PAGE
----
Thanks to the efforts of his creative wife Vivian, on May 9 this year, about thirty people helped Don Duncan eat his words.
We were all gathered at the Whitehall Public Library in Whitehall, Pennsylvania to celebrate the conclusion of The Power of Memoir, an eight-week series of classes that I had the pleasure of leading. Each week a dozen eager students gathered for two hours to learn a few pointers from The Heart and Craft of Lifestory Writing. During the class, they read stories based on their assignment for the week.
Each week we had a predictably wide spectrum of stories. Some, like the one about a woman’s first date with the undertaker who became her husband, had us howling with laughter. Stories about growing up in foster care touched our hearts. We shared memories of growing up around the South Hills region of metropolitan Pittsburgh, holidays, and other aspects of life.
At the conclusion of the class, students brought their favorite stories to a Saturday morning event at the library and read them to friends, family and library patrons. Mary Kay Moran, the librarian who arranged for the class, provided a magnificent continental breakfast, and the crown jewel of the occasion was the cake you see above.
Don Duncan had read a story, “Singing Brings Joy.” His wife, Vivian, surprised everyone with the cake you see above. She knew which story he planned to read. She took the story file to her favorite grocery store’s bakery and had them print the first and last pages on special edible rice paper with edible ink. She explained that this is the same process they use to print pictures and other messages not formed with the traditional piped icing.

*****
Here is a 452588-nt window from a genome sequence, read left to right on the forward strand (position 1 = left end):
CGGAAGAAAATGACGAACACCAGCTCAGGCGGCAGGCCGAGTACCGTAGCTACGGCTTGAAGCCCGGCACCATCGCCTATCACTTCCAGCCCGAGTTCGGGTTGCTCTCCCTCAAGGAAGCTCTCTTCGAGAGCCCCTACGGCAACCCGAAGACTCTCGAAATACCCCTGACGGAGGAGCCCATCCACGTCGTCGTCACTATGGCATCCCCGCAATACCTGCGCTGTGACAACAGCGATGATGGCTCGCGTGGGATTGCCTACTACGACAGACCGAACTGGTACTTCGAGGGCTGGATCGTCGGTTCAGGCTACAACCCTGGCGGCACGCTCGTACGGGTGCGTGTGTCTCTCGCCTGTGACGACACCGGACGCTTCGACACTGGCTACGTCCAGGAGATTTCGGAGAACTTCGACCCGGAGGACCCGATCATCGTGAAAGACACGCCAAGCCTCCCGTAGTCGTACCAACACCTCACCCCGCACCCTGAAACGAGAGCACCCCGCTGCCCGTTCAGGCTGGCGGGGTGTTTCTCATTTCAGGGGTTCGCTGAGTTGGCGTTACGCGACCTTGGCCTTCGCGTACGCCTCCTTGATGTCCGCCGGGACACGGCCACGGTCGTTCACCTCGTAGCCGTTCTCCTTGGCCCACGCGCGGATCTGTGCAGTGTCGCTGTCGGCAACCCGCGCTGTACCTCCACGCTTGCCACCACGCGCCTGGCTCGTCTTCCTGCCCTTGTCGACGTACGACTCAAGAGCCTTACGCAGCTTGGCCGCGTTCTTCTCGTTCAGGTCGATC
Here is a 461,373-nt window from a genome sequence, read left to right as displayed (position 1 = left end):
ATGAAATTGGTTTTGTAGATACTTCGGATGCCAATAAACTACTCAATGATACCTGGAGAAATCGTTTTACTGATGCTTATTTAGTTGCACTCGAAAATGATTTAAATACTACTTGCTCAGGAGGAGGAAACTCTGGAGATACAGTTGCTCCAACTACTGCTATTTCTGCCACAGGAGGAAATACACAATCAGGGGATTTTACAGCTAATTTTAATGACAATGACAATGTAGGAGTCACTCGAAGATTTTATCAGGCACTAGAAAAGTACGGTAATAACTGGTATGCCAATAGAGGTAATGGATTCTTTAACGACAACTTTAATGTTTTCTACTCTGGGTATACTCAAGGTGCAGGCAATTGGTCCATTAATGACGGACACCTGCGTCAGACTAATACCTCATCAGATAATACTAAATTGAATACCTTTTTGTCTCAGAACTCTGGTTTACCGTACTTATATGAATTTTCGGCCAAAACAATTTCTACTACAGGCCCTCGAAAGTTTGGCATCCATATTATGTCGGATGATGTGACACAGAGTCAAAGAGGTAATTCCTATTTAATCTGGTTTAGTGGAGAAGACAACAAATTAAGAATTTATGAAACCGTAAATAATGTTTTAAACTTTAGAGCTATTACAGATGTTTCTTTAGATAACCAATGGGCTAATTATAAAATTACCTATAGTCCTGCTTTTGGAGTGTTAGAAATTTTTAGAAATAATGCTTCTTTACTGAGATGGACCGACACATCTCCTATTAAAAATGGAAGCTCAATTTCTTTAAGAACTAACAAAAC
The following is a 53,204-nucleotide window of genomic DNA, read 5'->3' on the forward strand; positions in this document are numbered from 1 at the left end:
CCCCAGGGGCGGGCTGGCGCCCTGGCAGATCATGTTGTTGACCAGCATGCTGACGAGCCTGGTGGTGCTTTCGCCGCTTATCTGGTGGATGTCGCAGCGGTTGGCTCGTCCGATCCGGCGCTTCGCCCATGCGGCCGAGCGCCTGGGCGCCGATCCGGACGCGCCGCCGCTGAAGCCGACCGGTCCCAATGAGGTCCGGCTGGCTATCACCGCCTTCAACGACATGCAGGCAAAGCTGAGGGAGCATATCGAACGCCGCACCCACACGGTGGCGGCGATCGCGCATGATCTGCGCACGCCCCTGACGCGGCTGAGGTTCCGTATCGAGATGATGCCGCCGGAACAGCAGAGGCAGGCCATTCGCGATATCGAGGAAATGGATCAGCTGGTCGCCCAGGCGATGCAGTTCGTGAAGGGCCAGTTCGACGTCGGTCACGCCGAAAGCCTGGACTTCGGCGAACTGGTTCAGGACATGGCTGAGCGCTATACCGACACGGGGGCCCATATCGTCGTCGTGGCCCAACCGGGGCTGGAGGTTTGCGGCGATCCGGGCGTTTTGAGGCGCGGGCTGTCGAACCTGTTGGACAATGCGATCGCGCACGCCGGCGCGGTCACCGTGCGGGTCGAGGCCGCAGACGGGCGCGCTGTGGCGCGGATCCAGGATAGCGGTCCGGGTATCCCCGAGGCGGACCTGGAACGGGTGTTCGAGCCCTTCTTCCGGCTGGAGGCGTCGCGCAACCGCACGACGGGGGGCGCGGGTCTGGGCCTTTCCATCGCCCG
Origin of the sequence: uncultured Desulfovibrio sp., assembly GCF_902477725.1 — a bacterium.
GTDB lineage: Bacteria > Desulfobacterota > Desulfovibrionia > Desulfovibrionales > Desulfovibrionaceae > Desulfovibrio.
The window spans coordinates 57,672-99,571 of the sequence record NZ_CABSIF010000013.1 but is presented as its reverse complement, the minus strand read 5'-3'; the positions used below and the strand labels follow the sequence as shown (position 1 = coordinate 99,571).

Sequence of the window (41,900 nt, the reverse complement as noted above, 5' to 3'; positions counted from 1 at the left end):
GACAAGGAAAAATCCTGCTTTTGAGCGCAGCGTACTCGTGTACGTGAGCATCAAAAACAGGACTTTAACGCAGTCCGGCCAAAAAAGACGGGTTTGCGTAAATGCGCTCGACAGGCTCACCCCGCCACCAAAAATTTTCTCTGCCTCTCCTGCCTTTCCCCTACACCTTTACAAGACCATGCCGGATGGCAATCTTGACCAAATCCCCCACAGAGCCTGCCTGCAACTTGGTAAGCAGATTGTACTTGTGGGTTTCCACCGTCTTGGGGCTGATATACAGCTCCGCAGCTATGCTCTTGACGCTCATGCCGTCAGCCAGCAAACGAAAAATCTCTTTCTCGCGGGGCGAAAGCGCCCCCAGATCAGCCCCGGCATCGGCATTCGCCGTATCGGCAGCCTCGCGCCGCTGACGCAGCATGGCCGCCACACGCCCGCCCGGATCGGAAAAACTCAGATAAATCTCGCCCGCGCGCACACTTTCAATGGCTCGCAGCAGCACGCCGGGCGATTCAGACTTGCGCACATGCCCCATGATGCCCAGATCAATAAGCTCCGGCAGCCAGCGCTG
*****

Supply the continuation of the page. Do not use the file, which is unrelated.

“You put the icing on the cake and immediately put the printed rice paper on top. If you order a cake, they’ll do this for you. I bake my own. It’s important to put the paper on as soon as you finish spreading the icing so the oils in it ‘melt’ the rice paper right into the surface. If you wait too long, it won’t react correctly, and the paper just sits on top.” She told us they’ll print anything and just charge you for the printed page, as long as you assure them no copyright violation is involved.
We enjoyed each story we heard that morning, and then we enjoyed eating Don’s.
As predictably happens with such a class, the group wanted to keep meeting to write and read together. The library agreed to provide space and Mary Kay has taken the lead to facilitate the group. I look forward to stopping by for a visit once in awhile.
I was excited to hear last week that a similar group is underway at the Community Library of Allegheny Valley in Natrona Heights north of Pittsburgh, led by Caitlin Bauer, one of the librarians there. I was especially thrilled to learn that Caitlin is using a leaders manual I prepared a couple of years ago to help libraries around the county start these groups.
I published that manual under a Creative Commons license, making it available for free for anyone who wants to start a group. I put no restrictions on its use, though I hope all groups will be open to anyone who wants to participate without restriction based on gender, etc. I do realize that organizations like Senior Centers may have age restrictions, but beyond that, in my opinion, diversity is the key to the success of these groups. So far more than a dozen groups have validated that it works.
You don’t have to be a strong or experienced writer to lead a group. The manual includes an outline for a six week workshop to get people started. Beyond that, people learn from each other. The leader’s main role is making initial arrangements and keeping people focused on their written stories rather than reminiscing during meetings.
If you are interested in starting a group, send me an email and I’ll be happy to send you the pdf file and answer any questions you may have.
Write now: 1) Be adventurous. Send for the Leaders Manual and use the suggestions for finding a location and group members. This will be one of the most rewarding things you’ll do this year. Start planning now to start a group this fall.
2) Bake a cake and let somebody eat his or her words – or yours.